Portrait Case studies 2018

My practice-led research is into contemporary portraiture from smart phone photographs to drawn and printed artefacts . The methodology begins with encounters to create a set of digital photographs taken anonymously on a smartphone. In certain cultural contexts this may be considered as ‘a theft’, a taking of the subjects’ soul.

If I proceed on the basis that the theft exists as embodied within the image, do the methodologically introduced shifts that occur as planned meeting-points through the subsequent material encounters, challenge the theoretical starting point and its implied stolen status? Material shifts happen through a process of intensive attention to the re-interpretation of the subject from photographic document to drawn and, finally, printed image.  My theoretical research attempts to respond to this quandary by questioning whether the ‘attended to’ marks can amend the potentially fraudulent nature of the ‘taken’ image?

’Copying as the illegitimate offspring of drawing.’

The drawing mark-making process begins with copying. A concurrent discourse questions this process as inferior, less artistic, less pure, or perhaps even dishonest as it is less ‘earned’? All the above hypothesises are being unpacked, tested and questioned through material encounters that culminate in a drawn and printed object that has come to symbolize the maker’s intentionality towards making honest, the dishonest act.

In a circular narrative the final encounter of maker, portrait and subject can be understood as a moment of forgiveness. Once the portrait is completed to the artists satisfaction they are shared and offered to the subjects. This final exchange acts as a ‘retrospective participant consent’ to the making of their portrait. The following case studies capture the circular digital and analogue methodology utilised in the of making of a series of contemporary portraits: ‘People involved in the Arts’

Portraits at the PHD Lab. Birmingham School of Art 2018

Professor Elaine Shemilt

Eliaine is Professor of Printmaking at Dundee University.  After the many years since we studied together at the Royal College of Art, I contacted her to explain that I was embarking on a practice based PhD. She encouraged me to visit and discuss what this might mean. Arriving a little early, I took the opportunity to look round the Dundee Contemporary Art Gallery, when I heard a voice call “Jonnie?” I turned and we recognised each other after all those years. Elaine showed me round the DCA open access Print workshop; the extensive printmaking department she had developed as well as the research hub she has established. We saw the towering new Wellcome Trust Life Sciences building that her exterior ‘prints’ adorn. The extensive facilities put printmaking high on the agenda in Dundee and her research and print has driven her to create, exhibit and present beautiful and insightful work across continents.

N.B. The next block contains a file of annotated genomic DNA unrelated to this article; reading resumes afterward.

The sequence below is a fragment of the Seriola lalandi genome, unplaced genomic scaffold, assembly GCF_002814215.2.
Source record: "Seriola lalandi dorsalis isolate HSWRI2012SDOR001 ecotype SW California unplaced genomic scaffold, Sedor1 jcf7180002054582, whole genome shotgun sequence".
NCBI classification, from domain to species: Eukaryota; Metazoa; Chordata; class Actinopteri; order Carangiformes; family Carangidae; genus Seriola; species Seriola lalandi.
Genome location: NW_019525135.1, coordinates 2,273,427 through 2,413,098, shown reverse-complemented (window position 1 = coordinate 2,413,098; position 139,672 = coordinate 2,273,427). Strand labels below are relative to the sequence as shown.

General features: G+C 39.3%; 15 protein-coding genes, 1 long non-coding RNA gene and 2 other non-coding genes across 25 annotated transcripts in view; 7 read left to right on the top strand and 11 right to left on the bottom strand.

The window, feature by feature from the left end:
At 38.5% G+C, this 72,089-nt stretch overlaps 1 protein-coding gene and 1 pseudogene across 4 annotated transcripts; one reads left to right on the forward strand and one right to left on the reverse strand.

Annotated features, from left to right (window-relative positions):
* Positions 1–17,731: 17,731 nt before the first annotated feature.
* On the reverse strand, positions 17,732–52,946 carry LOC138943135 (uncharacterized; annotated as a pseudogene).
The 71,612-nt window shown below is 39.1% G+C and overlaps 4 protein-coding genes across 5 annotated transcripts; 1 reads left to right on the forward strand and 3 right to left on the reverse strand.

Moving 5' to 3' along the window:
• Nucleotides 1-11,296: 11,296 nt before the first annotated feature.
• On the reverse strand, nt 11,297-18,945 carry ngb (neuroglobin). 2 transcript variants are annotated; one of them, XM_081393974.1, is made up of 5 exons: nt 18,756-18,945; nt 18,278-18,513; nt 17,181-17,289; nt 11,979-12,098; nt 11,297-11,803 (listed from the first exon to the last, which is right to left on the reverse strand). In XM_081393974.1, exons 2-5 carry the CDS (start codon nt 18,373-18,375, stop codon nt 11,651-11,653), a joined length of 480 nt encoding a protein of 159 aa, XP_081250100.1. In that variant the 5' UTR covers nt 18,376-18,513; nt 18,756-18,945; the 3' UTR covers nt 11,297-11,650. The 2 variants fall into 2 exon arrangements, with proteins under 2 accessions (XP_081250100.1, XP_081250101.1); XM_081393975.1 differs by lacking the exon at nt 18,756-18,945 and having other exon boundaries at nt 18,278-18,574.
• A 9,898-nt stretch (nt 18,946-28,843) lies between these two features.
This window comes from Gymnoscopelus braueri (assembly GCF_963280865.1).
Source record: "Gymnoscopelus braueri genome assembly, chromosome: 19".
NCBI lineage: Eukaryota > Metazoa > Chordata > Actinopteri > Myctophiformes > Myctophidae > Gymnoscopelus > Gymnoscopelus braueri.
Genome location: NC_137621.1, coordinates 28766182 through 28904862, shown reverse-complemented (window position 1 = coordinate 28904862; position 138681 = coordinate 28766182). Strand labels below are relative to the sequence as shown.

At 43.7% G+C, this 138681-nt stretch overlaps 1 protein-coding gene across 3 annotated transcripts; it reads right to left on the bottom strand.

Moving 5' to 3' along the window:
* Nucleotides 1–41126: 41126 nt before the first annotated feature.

Generously she welcomed me to her home and offered me tea over breakfast.  What followed was an intense and enjoyable three hours sharing of what Print has meant to Artists over the centuries, and what considerations I might make as I begin my research. This insight and encouragement was most welcome and I hoped I had also made a start to a portrait that would celebrate Elaine and her generosity of spirit. The portrait was made from a series of smart phone photographs ‘taken’ during our discussion. I warmed to the images featuring the tremendous, tartan tea cosy in the foreground.  When Elaine’s hands balanced her cup to the left and head to the centre, the portrait began. The technical work on this piece is noted elsewhere in my research, but the drawn composition and focus of her eyes came together to make an idiosyncratic, but honest interpretation that I felt able to share with the subject.

6 months after we met I sent Elaine a small digital file of her portrait.  It is always with trepidation that I send a portrait via email.   What will she think? Will she like it or not? Will she welcome it or not?   It would probably come as a surprise. A couple of days later the inbox pinged :

Wow Jonnie,  That’s amazing! Thank you very much

We agreed I would give her the first of the edition when I next visited. Coincidently Elaine was invited to give a signature lecture at BCU and I was asked to introduce her.  I accepted with pleasure and we enjoyed an evening pre meal.  Eventually her portrait came up:

Elaine : “I hesitated and hovered over the jpg you sent in the email”

What would it be like? Would I be old? Would my hair be awful? But when I saw it, it wasn’t that superficial physicality I saw, but myself. I saw into myself.

Later I shared it with my son and he said: its like you are, Mum”.

I was more than happy that the portrait enabled Elaine to see into herself and for a mother to share with her son.  Elaine was so honest to explain that she hesitated, hovered before clicking open the digital file – we are all concerned about our image, and how others may perceive us in this age of overabundant images.

In the print room we reviewed recent prints to assess my progress, including her full size portrait.  She was a little taken aback by the size. However, she saw the materiality of the drawing and printmaking that takes the image to a space well beyond the emailed digital image, and the original digital phone photograph, from whence it developed over the decisions, shifts and marks made on paper. Before she left for the train to Dundee, I presented Elaine, the subject, with her portrait. On the journey we exchanged texts :


I draw portraits in my studio in the Old Print Works and surround myself with works in progress and finished silkscreen prints. Hermon, a fellow studio maker dropped by and commented positively about the portraits on the walls. We talked about how I make the portraits from smart phone photos made surreptitiously, to capture the essence of the subject when in regular conversation, rather than in ‘presentation mode’ when aware of being photographed. Hermon got the reasoning and could see it in the resultant prints. He dropped in that he would understand if I wanted to portray him!